Monday, November 10, 2008

Crazy Love

I started in on Francis Chan's new book. I'll admit that I wasn't too impressed with the first thirty or so pages. But then he impressed me. Check out some of these quotes:

We don't get to decide who God is. "God said to Moses, 'I am who I am'" (Ex. 3:14). We don't change that. (p. 31)

Don't we live as though God is created for us, to do our bidding, to bless us, and to take care of our loved ones?
... we keep questioning Him: "Why... are so many people dying of starvation? Why... is my family so messed up?"
... The answer to each of these questions is simply this: because He's God. He has more of a right to ask us why so many people are starving. (p. 33)

Can you worship a God who isn't obligated to explain His actions to you? Could it be your arrogance that makes you think God owes you an explanation? (p. 33)

God is the only Being who is good, and the standards are set by Him. Because God hates sin, He has to punish those guilty of sin. Maybe that's not an appealing standard. But to put it bluntly, when you get your own universe, you can make your own standards. (p. 34)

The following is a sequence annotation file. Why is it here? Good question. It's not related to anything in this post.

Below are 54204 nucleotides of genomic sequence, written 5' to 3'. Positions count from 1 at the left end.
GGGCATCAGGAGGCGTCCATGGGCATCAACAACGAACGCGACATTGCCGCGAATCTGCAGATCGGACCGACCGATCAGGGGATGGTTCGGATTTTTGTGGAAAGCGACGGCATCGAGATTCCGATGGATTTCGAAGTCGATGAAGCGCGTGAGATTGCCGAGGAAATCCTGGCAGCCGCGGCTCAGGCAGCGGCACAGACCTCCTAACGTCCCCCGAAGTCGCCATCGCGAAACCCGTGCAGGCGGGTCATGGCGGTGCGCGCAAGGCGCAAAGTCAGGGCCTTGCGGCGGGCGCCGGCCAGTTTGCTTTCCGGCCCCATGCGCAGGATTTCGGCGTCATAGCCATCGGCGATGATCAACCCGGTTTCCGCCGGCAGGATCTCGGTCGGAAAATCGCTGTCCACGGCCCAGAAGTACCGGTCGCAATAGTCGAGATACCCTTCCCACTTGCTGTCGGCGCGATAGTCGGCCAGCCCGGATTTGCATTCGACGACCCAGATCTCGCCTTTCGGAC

Now I'm not very far in the book, but I found these statements in particular both challenging and comforting. Knowing that there is a God like this is humbling. Knowing that my God is this in control I'm ok with. But that also means that sometimes I don't get the answers I want. And the reason for this is because I'm not in charge. Obvious, yes, but overlooked.

2 comments:

Danny said...

I like that one of your tags in the article is 'crazy.' Francis Chan is a mix. He is a really good and loved at APU, but he is also a big MacArthur fan. he plays to both sides of the aisle better than most and is an extremely gifted speaker and I guess writer now too.

WES ELLIS said...

Good quotes... the sort of spirituality he seems to be arguing against is appropriately very similar to the animistic spirituality that existed in Canaan in the Middle-Late Bronze age. The Torah could be seen as a manifesto for a counter-cultural spirituality, one that holds God not as someone we can manipulate through the sacrificial system but one who deserves sacrifice despite whether his response may be in our favor. "He has more of a right to ask us why so many people are starving." Good stuff!